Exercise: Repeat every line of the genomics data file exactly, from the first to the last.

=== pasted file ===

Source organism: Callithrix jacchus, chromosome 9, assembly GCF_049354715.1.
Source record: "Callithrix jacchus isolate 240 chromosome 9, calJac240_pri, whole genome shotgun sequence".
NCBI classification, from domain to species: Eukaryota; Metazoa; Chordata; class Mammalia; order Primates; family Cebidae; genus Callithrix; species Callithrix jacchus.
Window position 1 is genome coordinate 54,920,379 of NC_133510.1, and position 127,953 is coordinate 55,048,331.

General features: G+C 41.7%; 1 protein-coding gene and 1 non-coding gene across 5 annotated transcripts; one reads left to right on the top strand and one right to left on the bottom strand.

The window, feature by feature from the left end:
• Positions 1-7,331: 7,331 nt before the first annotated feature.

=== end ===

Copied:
Source organism: Callithrix jacchus, chromosome 9, assembly GCF_049354715.1.
Source record: "Callithrix jacchus isolate 240 chromosome 9, calJac240_pri, whole genome shotgun sequence".
NCBI classification, from domain to species: Eukaryota; Metazoa; Chordata; class Mammalia; order Primates; family Cebidae; genus Callithrix; species Callithrix jacchus.
Window position 1 is genome coordinate 54,920,379 of NC_133510.1, and position 127,953 is coordinate 55,048,331.

General features: G+C 41.7%; 1 protein-coding gene and 1 non-coding gene across 5 annotated transcripts; one reads left to right on the top strand and one right to left on the bottom strand.

The window, feature by feature from the left end:
• Positions 1-7,331: 7,331 nt before the first annotated feature.